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Chadwick Boseman’s death a huge loss for movie industry

Chadwick Boseman in "Black Panther"

By Eleanor Ringel Cater

Not since I heard about Philip Seymour Hoffman and Robin Williams, have I been as stunned by an actor’s death as I was about Chadwick Boseman’s.

Chadwick Boseman in “Black Panther”

Part of it, I guess, is because he was so young (43) and it was Stage 4 colon cancer, which is a terrible disease. Part of it is also because his career was going gangbusters; “Black Panther” and the Avengers movies, of course, but also because of an estimable resume that included “42” (as Jackie Robinson), “Get On Up” (as James Brown) and “Marshall” (as Thurgood Marshall).

And part of it is because he was a damn fine actor and we’ve been deprived of who-knows-how-many memorable portrayals.

And there’s this: to evoke a popular phrase, Black stars matter. Perhaps now more than ever.

I don’t mean to dismiss/ghetto-ize Boseman as solely a Black actor. To do so makes me think of an interview I did back in the ‘90s with Morgan Freeman.

Chadwick Boseman (Special: Wikipedia)

He talked about how, before becoming MORGAN FREEMAN, he’d go to an audition and there’d be Don Cheadle, Samuel L. Jackson, Danny Glover, Laurence Fishburne, Courtney B. Vance, Denzel Washington, etc. Actors who had nothing in common except the color of their skin. Sort of like calling in Tom Hanks and Tom Cruise for the same role because of the color of their skin (or their first names?).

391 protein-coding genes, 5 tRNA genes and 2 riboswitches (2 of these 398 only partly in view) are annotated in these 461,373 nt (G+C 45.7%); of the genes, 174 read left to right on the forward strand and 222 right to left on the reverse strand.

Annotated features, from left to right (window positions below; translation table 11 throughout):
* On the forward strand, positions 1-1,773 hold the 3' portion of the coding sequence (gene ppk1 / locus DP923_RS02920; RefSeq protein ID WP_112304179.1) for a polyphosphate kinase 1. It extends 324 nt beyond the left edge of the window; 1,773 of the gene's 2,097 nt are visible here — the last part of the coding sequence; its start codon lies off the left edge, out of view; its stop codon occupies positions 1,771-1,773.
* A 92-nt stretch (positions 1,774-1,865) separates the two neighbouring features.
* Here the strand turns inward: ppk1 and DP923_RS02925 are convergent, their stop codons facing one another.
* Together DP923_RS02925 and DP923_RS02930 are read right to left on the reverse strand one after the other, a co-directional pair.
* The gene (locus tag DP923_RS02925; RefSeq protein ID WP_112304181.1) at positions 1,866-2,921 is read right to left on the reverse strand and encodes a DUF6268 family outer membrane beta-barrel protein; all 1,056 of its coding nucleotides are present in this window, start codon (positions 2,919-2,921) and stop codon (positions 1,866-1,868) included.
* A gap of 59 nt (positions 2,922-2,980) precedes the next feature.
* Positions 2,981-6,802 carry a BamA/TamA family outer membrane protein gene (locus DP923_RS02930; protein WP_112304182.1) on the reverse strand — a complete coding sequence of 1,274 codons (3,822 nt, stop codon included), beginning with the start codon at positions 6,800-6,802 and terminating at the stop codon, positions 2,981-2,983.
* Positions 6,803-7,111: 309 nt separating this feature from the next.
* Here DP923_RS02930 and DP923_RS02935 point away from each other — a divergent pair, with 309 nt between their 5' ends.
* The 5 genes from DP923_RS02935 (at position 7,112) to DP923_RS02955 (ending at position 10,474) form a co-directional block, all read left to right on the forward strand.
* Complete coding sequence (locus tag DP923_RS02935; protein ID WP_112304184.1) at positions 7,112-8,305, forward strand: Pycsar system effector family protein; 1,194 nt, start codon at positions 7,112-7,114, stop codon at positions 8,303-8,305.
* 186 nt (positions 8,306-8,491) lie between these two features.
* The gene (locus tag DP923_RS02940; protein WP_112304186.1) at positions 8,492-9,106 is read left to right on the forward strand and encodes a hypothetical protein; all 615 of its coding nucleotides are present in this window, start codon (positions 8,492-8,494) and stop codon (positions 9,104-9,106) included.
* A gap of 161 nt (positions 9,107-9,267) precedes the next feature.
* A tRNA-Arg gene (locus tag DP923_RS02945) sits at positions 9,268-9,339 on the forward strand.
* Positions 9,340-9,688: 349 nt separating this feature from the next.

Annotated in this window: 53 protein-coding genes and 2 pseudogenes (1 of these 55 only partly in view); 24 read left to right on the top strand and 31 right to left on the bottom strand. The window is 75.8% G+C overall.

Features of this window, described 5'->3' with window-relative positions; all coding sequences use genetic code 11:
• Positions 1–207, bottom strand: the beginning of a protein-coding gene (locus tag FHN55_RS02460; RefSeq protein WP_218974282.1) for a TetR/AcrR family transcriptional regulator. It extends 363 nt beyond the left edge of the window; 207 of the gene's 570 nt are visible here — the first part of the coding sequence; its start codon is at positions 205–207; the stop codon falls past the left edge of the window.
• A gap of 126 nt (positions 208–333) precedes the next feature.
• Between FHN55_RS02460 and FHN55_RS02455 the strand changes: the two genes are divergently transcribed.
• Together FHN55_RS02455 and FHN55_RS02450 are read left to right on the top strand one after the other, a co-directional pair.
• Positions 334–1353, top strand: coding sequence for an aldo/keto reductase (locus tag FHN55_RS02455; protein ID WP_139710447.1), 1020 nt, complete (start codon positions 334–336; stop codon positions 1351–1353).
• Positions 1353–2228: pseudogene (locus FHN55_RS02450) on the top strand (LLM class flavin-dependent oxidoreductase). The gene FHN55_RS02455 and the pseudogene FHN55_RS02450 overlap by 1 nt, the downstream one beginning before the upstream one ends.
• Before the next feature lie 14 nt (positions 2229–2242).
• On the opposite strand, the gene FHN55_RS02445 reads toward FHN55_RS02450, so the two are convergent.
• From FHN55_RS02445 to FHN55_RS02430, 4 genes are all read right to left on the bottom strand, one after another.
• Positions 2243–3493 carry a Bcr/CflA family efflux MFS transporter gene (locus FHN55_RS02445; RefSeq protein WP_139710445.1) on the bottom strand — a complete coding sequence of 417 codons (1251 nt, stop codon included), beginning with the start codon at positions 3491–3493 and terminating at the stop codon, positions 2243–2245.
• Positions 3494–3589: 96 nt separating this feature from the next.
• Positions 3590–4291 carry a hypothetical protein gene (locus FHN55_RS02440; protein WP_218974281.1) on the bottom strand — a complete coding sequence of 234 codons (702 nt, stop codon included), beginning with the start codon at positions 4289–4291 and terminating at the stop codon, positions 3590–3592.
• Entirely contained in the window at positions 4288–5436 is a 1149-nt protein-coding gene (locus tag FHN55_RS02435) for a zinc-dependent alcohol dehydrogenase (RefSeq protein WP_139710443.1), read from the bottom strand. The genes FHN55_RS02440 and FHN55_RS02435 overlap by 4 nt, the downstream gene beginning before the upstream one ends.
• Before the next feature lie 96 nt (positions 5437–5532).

Chadwick Boseman mattered because he was Chadwick Boseman. But he also assumed a greater cultural importance because “Black Panther” was such a huge hit.  It was a mantle he carried with extraordinary grace, made all the more impressive now that we know, in retrospect, that during most of that time, he was also battling a horrifying disease.

You can see Boseman in Spike Lee’s “Da 5 Bloods,” currently on VOD. And he’s got a role in the film version of August Wilson’s early play, “Ma Rainey’s Black Bottom,” starring Viola Davis.

But here’s the thing: I keep thinking of what we’re not going to see him in, all the performances that just won’t be.

Just one more wretched aspect of a wretched year.

Eleanor Ringel

Eleanor Ringel, Movie Critic, was the film critic for the Atlanta Journal-Constitution for almost 30 years. She was nominated multiple times for a Pulitzer Prize. She won the Best of Cox Critic, IMAGE Film & Video and Women In Film awards. An Atlanta native, she graduated from Westminster and Brown University. She was the critic on WXIA’s Noonday, a member of Entertainment Weekly's Critics Grid and wrote TV Guide’s movie/DVD. She is member of the National Society of Film Critics and currently talks about movies on WMLB and writes the Time Out column for the Atlanta Business Chronicle.


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